Decades working for Pacific Bell brought Steve Stelter and Janet Costanzo into each other’s lives, and led them to the piece of solitude they shared in Mendocino County’s Redwood Valley, where they lived in retirement.
“I know my dad was really happy up there,” said Reeah Winkle, Stelter’s daughter. “They were living their lives exactly how they wanted to, on their own terms and not answering to anybody. They were doing what they wanted to.”
On an 18-acre plot off West Road, the couple of 27 years had picturesque views each morning of nearby vineyards and the northern Ukiah Valley. Their spread offered everything they desired — a pasture to exercise the dogs, a makeshift shooting range for occasional target practice and entertaining guests, and secluded woods for getting out and exploring the outdoors.
Stelter, 56, who for years drove a PacBell big rig, spent downtime using the shop, open-air barn and an adjacent storage building to tinker on cars and household gadgets. He also enjoyed animated television shows, including “Beavis and Butt-Head,” “The Simpsons” and “Family Guy.”
Costanzo, 71, had been one of the San Francisco-based telephone company’s first service linewomen. She could often be found tending to the couple’s beloved Hovawart dogs that she trained and entered into shows throughout the state.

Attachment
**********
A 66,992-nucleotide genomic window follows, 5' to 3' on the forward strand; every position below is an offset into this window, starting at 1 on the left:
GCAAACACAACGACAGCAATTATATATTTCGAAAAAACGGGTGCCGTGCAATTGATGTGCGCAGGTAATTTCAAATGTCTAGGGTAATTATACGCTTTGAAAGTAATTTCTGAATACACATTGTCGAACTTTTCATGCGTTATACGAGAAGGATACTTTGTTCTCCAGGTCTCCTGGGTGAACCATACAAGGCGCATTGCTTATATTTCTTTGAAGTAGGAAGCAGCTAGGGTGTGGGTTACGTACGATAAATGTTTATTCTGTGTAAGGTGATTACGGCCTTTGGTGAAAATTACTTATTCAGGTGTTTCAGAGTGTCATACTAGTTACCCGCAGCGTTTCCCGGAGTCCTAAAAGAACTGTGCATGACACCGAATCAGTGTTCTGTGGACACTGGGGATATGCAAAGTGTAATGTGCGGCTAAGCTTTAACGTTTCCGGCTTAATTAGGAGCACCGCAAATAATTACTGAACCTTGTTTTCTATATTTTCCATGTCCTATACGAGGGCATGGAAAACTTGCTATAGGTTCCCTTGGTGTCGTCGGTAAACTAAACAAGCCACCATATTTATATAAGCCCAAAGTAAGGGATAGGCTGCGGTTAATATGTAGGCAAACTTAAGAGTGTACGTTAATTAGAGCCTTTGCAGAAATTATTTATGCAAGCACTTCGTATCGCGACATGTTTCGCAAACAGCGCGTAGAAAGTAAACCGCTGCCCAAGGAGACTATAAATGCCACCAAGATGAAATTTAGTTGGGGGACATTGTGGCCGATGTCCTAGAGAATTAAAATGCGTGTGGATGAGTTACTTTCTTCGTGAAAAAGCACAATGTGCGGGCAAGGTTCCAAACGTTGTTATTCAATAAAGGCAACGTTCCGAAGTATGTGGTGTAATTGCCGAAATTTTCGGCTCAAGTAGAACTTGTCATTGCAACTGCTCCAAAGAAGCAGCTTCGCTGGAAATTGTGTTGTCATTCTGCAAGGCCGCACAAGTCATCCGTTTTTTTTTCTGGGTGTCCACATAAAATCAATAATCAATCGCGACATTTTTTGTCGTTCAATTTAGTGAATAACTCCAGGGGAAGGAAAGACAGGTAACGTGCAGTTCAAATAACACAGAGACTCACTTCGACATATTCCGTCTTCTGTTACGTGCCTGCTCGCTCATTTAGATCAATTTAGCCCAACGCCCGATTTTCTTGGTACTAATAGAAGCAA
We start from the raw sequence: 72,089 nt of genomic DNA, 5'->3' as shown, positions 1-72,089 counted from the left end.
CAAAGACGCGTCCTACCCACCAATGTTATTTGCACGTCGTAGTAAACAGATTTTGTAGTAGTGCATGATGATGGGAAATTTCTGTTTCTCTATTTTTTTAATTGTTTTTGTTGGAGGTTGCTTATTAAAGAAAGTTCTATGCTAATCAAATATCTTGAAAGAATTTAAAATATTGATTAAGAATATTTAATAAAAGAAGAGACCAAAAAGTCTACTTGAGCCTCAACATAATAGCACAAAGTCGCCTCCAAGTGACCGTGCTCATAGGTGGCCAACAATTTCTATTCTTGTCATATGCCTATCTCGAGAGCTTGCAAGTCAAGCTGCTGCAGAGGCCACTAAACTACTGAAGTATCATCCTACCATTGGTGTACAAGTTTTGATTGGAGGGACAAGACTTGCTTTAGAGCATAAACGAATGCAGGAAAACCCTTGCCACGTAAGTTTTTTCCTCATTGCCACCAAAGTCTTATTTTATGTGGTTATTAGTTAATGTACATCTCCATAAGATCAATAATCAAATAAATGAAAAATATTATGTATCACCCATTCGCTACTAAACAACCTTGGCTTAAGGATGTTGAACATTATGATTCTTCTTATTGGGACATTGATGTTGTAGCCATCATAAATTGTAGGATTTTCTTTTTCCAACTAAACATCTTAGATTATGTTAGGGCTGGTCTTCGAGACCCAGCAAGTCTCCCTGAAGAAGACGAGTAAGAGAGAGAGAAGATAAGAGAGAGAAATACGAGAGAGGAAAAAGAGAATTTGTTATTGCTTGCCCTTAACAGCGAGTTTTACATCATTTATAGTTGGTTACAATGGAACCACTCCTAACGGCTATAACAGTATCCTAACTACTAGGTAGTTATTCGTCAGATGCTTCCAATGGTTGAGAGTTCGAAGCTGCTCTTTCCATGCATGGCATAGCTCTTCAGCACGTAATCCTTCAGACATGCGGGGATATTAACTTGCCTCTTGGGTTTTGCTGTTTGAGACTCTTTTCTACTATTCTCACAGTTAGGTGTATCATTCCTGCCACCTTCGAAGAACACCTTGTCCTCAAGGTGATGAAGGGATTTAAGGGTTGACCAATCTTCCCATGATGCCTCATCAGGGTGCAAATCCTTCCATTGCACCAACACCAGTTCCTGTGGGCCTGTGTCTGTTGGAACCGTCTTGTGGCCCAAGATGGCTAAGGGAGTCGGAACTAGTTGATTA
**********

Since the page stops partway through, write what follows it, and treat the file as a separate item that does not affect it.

The two were easy-going and inseparable, according to family, and their age gap was never a factor. They maintained a similar sense of humor that could help bring a smile to anyone’s face even in the most difficult times.
“They just shared so much good energy,” said Holly Hollinger, one of Costanzo’s nieces, recalling their consistent attendance at the annual family Christmas party. “He had an old soul but a young spirit. She just loved being around him.”
A recent breast cancer survivor, Costanzo was known for her grit and passion for cross-country equestrian contests and instruction in her younger years. She also previously bred Abyssinian cats for professional competitions.
The Redwood Valley fire overtook the two early in the morning on Oct. 9 as they attempted to flee. They were among the nine people from the area to succumb to the fast-moving blaze that arrived without warning. Stelter’s older brother, Doug, who frequently stayed with the couple, was burned but managed to escape with his life.
The next day, Stelter’s body was found on the driveway next to the couple’s van with the body of his dog, Trouble, beside him. Costanzo was found inside the home and later identified by the Mendocino County Coroner’s Office. One of her two dogs, Carrie, survived with severe burns after returning to the home following the firestorm and waiting near Costanzo’s remains.
Both grew up in Oakland, where they met, and were also one of five children in their respective families. Stelter was the youngest, with Doug his last living sibling, while Costanzo was the oldest and kept especially close ties to sister Joyce Ramsey and brother Joel Ramsey.
“She was incredibly wise, being the older sister,” said Hollinger, one of Joyce’s daughters. “If she took the time to get together with you, she meant it, and really wanted genuine relationships with people. They loved her dearly, and they were totally devastated by this.”
The Press Democrat remembers the 40 lives lost in the North Bay fires. Click here for more of the stories.